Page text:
around 3,000 containers that are delayed in the name of security
before they are cleared. An Israeli importer can have 100
containers out in one day, while the Palestinians can receive only
one, two or three containers a day. There is a big backlog of
Palestinian containers sitting in Haifa and Ashdod, meaning not
only that the goods are not arriving but also that one has to pay
demorage (for storage). So instead of making money, the Palestinian
importer is actually losing, because of the additional costs that
eat up his profits.
Can East Jerusalemites import independently of Israel or do they
have to go through Israeli agents?
The issue of direct importation started to develop with the coming
of the Palestinian Authority. East Jerusalemites continue to buy
through Israeli agents, while in the West Bank complete dependence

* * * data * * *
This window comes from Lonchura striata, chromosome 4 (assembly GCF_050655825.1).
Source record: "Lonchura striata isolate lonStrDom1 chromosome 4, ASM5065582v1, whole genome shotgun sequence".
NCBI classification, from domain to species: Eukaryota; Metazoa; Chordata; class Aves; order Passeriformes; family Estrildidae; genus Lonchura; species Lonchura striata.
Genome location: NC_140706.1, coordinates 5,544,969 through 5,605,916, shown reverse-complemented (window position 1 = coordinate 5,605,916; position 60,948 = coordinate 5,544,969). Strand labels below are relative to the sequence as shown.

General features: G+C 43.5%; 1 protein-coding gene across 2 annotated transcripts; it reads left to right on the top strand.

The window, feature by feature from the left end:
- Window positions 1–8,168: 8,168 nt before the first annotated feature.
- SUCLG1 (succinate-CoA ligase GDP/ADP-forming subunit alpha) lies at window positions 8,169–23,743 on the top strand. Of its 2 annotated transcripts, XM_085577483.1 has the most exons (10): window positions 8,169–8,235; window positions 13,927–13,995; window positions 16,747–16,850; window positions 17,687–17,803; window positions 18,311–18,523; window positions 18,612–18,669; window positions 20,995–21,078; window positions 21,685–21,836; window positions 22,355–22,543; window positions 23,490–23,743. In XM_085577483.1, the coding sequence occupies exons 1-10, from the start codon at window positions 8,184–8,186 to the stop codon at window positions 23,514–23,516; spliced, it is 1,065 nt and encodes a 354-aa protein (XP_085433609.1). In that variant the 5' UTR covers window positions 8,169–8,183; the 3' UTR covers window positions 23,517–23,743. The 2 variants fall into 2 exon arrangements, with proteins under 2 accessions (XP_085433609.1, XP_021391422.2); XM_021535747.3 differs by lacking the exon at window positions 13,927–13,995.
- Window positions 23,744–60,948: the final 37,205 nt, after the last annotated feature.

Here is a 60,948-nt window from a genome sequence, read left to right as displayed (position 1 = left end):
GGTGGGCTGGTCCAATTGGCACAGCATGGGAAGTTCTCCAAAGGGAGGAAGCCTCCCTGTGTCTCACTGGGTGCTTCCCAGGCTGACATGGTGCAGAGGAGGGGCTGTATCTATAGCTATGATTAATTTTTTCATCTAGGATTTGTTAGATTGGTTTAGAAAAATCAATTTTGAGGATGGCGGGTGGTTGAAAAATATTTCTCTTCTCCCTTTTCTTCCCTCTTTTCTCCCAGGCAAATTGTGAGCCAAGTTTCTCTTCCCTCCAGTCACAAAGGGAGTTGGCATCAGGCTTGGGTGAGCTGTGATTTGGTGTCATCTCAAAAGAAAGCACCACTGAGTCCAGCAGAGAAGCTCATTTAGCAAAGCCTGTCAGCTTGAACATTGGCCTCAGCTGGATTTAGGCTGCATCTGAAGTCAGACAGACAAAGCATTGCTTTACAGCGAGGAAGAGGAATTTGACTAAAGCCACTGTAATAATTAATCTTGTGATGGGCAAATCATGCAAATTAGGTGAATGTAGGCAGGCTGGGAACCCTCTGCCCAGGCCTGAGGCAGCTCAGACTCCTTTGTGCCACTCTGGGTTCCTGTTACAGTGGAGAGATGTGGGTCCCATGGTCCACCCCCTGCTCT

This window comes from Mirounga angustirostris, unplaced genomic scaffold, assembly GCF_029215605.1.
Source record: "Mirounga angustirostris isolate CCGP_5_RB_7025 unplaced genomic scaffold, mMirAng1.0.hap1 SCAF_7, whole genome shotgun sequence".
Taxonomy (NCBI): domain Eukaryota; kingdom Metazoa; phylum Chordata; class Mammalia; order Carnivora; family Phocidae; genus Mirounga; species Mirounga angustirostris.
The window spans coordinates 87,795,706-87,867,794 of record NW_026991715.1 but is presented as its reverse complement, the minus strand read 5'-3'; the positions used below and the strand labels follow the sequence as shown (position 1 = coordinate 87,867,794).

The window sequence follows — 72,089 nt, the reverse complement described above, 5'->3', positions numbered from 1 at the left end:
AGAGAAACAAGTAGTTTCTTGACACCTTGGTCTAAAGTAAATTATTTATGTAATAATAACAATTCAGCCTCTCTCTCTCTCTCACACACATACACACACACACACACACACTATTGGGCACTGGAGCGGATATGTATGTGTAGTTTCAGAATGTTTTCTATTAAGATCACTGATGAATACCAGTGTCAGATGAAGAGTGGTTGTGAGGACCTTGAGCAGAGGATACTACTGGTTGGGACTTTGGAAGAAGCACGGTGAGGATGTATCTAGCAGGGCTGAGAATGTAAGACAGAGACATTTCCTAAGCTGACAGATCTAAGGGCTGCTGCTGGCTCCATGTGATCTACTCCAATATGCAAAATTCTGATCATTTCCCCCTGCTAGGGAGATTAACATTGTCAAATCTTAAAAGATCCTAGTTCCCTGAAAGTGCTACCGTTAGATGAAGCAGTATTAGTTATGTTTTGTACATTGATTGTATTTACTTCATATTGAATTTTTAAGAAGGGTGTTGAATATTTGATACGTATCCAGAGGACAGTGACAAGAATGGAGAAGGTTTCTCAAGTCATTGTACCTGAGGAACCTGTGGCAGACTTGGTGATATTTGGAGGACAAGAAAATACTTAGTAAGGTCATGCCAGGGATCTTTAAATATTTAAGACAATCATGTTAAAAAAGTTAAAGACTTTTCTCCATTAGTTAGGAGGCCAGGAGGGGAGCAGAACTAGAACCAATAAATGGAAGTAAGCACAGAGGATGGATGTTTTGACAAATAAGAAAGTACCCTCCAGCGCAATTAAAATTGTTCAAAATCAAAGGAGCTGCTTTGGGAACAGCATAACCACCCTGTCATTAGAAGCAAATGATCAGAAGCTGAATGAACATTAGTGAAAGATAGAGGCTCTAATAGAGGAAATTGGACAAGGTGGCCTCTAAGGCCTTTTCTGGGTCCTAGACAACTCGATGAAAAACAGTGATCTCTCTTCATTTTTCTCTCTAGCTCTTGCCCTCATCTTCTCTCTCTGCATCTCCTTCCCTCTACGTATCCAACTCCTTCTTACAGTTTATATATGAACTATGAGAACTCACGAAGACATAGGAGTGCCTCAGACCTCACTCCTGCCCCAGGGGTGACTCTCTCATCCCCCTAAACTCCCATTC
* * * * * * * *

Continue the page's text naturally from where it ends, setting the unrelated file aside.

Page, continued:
on Israel for import now has been brought down to 80 percent. In
other words, 20 percent of West Bank imports are carried out
directly; however, 80 percent of our imports still come from Israel
or through Israeli agents. Policies making things more costly
impede the Palestinian importer from acting on his own and force
him to continue to depend on Israeli agents or importers.
What is the basis of the East Jerusalem economy and how does it
compare with that of West Jerusalem?
Well, the East Jerusalem economy as a whole is not an industrial
economy; it depends on civil servants and a local business
community associated with tourism - hotels, restaurants, souvenir
shops. Now over the past five months, these tourist-related
businesses have declined by 90 percent. Most of the hotels in East
Jerusalem are closed because the owners cannot afford to pay the